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Excerpt from Oral History Interview with Evelyn Schmidt, February 9, 1999. Interview K-0137. Southern Oral History Program Collection (#4007) See Entire Interview >>

Challenges posed by a rising Hispanic population in Durham

Schmidt describes the challenges posed by a rising Hispanic population in Durham. Health professionals are confused about the kinds of services to which these new immigrants (Schmidt is presumably referring to non-citizens) are entitled. Schmidt does not believe that health care should be denied to anyone, but communication difficulties present barriers of their own despite good intentions, she believes.

Citing this Excerpt

Oral History Interview with Evelyn Schmidt, February 9, 1999. Interview K-0137. Southern Oral History Program Collection (#4007) in the Southern Oral History Program Collection, Southern Historical Collection, Wilson Library, University of North Carolina at Chapel Hill.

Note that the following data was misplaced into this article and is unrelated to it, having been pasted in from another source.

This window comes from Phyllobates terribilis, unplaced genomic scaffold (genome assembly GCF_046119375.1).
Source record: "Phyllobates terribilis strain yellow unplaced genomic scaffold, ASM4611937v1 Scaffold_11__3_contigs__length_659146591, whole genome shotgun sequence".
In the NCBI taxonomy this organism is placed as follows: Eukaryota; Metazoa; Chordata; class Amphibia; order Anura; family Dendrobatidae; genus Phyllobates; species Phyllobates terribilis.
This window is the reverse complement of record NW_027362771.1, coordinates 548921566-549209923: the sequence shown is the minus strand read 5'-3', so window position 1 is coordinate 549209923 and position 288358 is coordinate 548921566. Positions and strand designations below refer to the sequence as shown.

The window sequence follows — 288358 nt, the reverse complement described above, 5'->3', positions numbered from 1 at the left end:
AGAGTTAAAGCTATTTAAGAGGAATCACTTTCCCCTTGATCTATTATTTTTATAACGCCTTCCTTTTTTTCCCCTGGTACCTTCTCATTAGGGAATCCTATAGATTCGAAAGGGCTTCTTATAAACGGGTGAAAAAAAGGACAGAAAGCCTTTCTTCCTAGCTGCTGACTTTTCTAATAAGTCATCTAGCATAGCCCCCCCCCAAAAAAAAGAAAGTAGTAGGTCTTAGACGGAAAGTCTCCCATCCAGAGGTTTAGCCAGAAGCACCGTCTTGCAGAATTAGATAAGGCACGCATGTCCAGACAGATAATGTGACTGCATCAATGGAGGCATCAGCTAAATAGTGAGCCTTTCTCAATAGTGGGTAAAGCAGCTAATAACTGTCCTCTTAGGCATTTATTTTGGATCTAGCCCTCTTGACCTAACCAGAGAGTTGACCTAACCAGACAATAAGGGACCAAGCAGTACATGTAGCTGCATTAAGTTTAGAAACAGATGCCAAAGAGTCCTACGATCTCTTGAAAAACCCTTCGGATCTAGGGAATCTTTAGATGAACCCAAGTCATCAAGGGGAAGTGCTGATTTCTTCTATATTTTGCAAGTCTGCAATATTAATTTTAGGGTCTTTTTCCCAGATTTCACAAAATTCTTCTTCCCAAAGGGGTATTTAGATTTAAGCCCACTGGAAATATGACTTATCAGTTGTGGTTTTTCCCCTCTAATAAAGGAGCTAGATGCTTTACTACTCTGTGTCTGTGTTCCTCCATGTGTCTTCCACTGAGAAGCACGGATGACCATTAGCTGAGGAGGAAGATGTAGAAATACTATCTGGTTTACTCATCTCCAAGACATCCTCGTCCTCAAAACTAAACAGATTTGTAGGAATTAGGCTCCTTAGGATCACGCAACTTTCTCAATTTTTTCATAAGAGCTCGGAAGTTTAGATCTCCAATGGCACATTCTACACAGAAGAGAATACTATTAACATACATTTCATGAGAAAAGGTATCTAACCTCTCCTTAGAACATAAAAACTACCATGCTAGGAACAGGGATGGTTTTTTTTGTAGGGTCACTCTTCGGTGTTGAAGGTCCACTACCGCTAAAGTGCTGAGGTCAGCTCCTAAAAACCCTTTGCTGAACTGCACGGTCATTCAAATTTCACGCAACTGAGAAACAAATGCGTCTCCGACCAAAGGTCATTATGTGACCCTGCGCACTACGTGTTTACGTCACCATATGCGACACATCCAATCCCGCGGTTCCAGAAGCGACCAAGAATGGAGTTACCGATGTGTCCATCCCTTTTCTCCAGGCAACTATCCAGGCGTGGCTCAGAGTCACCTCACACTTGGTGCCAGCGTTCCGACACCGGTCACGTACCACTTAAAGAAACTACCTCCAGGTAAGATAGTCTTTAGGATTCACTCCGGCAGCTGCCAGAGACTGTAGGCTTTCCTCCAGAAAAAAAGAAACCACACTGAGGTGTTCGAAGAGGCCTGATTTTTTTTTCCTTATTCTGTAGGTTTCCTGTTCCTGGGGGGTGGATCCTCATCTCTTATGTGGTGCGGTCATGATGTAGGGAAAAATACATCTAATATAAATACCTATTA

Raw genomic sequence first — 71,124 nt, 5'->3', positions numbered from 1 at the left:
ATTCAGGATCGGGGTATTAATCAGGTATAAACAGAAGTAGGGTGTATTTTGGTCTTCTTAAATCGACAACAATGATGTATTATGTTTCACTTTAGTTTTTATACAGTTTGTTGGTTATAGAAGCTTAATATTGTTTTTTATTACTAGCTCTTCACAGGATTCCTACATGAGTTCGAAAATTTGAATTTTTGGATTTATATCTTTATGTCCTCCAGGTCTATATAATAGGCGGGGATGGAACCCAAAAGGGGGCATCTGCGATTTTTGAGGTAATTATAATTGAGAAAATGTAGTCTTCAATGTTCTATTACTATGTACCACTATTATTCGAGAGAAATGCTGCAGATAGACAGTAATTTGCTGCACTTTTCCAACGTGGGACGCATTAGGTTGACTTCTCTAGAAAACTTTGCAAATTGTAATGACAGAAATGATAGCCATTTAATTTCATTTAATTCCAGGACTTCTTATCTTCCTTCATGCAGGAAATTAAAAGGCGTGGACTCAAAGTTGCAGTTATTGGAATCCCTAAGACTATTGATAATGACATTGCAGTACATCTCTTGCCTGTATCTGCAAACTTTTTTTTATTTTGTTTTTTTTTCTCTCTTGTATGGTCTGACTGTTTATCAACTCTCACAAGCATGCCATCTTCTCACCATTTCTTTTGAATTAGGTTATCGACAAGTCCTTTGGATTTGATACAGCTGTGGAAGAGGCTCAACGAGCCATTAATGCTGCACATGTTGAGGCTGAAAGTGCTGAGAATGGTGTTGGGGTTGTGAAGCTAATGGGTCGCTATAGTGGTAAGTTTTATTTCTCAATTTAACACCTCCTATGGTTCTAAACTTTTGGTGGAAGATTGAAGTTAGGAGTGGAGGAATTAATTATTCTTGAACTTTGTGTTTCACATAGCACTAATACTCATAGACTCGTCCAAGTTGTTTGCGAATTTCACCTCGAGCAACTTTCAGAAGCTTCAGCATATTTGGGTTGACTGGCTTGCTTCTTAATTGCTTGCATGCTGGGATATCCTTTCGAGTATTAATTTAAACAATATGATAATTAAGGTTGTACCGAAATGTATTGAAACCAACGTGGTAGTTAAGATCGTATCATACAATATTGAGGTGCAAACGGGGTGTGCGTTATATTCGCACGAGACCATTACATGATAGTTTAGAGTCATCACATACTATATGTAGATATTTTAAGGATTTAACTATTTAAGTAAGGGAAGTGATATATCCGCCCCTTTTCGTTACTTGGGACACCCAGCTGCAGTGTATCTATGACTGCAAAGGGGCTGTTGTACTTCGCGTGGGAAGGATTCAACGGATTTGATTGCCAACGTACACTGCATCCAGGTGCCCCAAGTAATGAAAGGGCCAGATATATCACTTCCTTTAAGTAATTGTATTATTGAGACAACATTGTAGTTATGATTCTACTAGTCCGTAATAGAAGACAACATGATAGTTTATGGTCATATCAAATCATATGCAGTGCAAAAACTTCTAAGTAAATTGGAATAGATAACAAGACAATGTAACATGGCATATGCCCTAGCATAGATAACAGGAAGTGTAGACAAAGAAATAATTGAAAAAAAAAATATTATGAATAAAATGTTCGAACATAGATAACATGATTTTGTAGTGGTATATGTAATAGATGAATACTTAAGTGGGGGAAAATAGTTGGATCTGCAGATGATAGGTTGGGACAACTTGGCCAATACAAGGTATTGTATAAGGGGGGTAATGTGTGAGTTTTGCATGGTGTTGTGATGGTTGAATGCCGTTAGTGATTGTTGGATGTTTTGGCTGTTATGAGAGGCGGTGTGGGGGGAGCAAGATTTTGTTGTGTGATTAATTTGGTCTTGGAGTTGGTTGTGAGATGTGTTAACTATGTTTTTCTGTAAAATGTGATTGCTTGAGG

Full Text of the Excerpt

EVELYN SCHMIDT:
Around '92, that we were seeing an increasing number of Hispanic population. And if you use the calendar year, we went from two-plus percent to four-plus percent, to seven-plus percent, to nine-plus percent. And in 1998, thirteen point six of our individual users were Hispanic.
ANN KAPLAN:
So from '92 to '98, you went from basically two to thirteen to fourteen percent. You jumped ten to eleven percent at least.
EVELYN SCHMIDT:
Now one of the things that concerned health centers very much is that the immigration laws, as you know, make it very difficult for people to know what services they are entitled to, what ones they can get on an emergency basis, what ones they never can get, what ones they jeopardize in terms of their legal status. Health centers have always said in objectives that basically we should not have to ask, as we differentiate ourselves from those places that had to. And at long last, just several months ago, we officially do not have to ask you whether you're legal or not. Very frankly, I don't think either education or health should be made to police it. We should be delighted that people want to be educated and that people want to be healthy, because this actually adds to our economy.
ANN KAPLAN:
So when was the health center officially able to say--?
EVELYN SCHMIDT: